Last Updated Jul 20, 2011 12:37 PM EDT
Inconsistent disclosure seems to be a pattern with CEO Joe Jimenez. In November 2010, Novartis told Reuters it did not plan a program of layoffs similar to job cuts taking place at Roche (RHHBY). Nine days later, however, the company said it would cut 1,400 drug sales reps in the U.S. Novartis closed or reduced jobs at six factories in Q4 2010 with a loss of 600 more jobs but didn't mention them until its Q1 2011 earnings disclosure. That statement referenced "the four sites we announced in the fourth quarter of 2010," but the Q4 disclosure said only "we began implementation of a rationalization of our manufacturing facilities."
This pattern of declining to say you're laying people off and then doing it anyway hurts as much as it helps. Employees may not like losing their jobs, but they like living in limbo even less. Permanent limbo can kill morale and breed mistrust between supervisors and workers. Conversely, signalling clearly to your investors how you're going to reduce your costs can lift a company's stock.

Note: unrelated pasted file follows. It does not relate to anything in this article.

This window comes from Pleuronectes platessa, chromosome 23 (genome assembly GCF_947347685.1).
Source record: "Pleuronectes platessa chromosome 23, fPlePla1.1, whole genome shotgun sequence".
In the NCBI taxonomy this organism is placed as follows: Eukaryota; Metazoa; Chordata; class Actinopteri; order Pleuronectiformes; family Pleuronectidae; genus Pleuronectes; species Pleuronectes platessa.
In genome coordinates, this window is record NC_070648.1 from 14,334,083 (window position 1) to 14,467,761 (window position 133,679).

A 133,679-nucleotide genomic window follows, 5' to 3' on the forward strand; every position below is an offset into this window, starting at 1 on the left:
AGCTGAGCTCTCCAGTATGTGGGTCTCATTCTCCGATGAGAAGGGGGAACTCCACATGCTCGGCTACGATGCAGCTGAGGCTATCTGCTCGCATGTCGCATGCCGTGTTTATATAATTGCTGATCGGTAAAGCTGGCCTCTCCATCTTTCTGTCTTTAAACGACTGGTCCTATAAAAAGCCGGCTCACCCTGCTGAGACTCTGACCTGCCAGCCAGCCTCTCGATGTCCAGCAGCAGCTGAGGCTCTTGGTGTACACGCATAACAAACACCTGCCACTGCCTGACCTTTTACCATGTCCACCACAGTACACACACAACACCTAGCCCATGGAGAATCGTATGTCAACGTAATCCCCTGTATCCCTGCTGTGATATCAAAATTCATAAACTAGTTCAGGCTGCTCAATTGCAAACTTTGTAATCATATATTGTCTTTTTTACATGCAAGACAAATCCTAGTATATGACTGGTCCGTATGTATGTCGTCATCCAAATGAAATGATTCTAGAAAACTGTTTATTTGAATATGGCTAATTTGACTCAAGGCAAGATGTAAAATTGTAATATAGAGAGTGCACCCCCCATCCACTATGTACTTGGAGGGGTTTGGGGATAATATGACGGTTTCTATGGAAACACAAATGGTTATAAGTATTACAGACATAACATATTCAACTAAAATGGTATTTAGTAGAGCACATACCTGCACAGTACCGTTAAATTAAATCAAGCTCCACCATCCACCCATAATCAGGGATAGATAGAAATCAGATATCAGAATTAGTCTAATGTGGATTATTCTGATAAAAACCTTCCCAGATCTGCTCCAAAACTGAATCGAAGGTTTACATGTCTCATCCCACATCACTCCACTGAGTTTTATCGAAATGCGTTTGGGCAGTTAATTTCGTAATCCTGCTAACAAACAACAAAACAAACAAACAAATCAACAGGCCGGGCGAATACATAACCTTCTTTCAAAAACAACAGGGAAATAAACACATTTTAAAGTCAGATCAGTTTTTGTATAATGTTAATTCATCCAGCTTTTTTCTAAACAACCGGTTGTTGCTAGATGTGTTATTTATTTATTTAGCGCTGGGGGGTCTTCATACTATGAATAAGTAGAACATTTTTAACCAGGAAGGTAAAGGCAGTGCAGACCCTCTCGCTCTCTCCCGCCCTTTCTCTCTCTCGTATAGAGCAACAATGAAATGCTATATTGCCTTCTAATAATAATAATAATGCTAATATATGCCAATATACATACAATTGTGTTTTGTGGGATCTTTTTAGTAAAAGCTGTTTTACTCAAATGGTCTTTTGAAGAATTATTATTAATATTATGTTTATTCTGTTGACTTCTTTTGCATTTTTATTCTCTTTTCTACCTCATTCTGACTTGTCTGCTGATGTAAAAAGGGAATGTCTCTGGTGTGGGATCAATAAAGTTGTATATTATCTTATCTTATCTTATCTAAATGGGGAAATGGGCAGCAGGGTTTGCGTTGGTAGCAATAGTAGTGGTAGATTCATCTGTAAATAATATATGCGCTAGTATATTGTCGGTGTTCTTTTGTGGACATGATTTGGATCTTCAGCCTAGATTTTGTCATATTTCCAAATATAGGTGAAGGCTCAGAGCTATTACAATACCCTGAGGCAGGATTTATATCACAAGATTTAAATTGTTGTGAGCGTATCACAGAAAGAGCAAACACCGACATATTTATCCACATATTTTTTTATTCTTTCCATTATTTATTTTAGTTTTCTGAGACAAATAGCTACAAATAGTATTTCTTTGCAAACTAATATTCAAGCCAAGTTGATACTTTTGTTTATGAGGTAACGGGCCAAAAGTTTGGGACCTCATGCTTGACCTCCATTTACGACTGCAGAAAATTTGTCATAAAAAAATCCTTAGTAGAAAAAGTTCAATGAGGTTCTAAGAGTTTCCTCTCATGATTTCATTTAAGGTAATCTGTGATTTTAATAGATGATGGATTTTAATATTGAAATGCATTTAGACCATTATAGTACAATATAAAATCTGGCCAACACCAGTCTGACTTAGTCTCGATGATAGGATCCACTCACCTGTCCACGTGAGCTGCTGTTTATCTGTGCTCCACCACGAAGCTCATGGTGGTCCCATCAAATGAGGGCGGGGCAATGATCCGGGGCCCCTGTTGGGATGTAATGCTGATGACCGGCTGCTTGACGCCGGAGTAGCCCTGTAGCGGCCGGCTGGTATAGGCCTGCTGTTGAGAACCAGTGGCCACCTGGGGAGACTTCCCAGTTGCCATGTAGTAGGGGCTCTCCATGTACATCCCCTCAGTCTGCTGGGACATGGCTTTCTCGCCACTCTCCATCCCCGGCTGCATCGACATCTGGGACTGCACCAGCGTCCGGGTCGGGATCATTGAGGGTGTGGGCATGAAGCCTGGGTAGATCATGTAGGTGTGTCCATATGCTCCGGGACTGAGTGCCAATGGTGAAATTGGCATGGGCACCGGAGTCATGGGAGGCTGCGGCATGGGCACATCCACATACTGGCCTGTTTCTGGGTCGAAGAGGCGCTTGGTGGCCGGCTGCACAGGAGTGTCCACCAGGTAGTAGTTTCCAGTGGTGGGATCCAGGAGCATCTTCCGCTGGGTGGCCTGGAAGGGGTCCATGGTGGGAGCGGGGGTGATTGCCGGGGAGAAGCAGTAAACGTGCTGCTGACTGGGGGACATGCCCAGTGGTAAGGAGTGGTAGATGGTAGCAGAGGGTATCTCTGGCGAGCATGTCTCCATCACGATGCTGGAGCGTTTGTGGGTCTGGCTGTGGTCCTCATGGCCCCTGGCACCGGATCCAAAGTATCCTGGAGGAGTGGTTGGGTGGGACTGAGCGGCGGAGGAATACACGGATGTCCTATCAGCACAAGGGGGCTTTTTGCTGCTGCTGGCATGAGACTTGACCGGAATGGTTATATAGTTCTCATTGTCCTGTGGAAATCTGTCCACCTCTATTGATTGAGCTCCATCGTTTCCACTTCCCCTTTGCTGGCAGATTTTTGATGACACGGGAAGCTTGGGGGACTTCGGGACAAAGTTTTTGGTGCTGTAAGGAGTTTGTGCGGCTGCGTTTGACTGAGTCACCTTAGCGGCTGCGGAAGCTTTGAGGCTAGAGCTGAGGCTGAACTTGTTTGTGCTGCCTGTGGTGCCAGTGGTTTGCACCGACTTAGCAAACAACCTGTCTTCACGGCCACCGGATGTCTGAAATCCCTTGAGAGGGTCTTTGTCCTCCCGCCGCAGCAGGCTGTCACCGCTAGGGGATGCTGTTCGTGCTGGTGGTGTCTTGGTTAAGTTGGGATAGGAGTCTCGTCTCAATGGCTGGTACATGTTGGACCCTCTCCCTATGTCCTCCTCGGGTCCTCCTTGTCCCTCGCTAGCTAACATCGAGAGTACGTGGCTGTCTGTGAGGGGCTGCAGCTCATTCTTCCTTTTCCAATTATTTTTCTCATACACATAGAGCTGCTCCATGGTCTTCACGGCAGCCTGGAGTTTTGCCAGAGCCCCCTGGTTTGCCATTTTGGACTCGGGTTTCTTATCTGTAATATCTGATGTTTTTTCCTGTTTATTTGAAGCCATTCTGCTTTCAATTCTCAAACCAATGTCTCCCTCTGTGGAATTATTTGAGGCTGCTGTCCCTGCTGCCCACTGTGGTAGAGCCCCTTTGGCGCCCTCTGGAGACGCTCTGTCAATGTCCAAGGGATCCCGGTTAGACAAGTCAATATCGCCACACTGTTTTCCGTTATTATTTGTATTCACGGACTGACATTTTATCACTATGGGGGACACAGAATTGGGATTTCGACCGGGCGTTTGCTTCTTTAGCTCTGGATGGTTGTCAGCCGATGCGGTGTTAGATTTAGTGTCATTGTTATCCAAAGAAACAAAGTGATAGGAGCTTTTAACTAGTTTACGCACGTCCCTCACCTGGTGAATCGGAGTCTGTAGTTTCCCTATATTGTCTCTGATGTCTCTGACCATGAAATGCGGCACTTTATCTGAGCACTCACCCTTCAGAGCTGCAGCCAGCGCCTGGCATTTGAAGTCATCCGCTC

Here's where the Novartis ax has fallen:
- Reduced in Q4 2010, per CP:
Liverpool, England -- adjusted operations, site is still in operation (vaccines)
Marburg, Germany -- adjusted operations, site is still in operation (vaccines)
Huningue, France -- divested (pharmaceuticals)
Morocco - divested (pharmaceuticals)
And on Nov. 30, 2010: 1,400 U.S. sales reps.
- Axed in Q1 2011:
500 employees axed at Horsham, U.K.
100 employees laid off at a manufacturing operation in Tlalpan, Mexico.
Novartis "never put out a press release about this, however; it was confirmed by Novartis after being reported by news outlets," CP says.
- Gone in Q2 2011, per its earnings disclosure:
Jena, Germany -- divested (Sandoz generics)
Cidra, Puerto Rico -- divested (CIBA Vision)
When I asked why there had been no announcement or press release about these closings and adjustments, the reply was, 'They were all announced locally.'Sub rosa restructuring isn't much of a secret, of course. The denizens of CafePharma, the anonymous gossip site for pharmaceutical workers has been buzzing about the job losses for months. Which is another reason why Jimenez's communications strategy could use improvement: Does Novartis really want its most disgruntled employees divulging more information about the company's restructuring than the CEO does?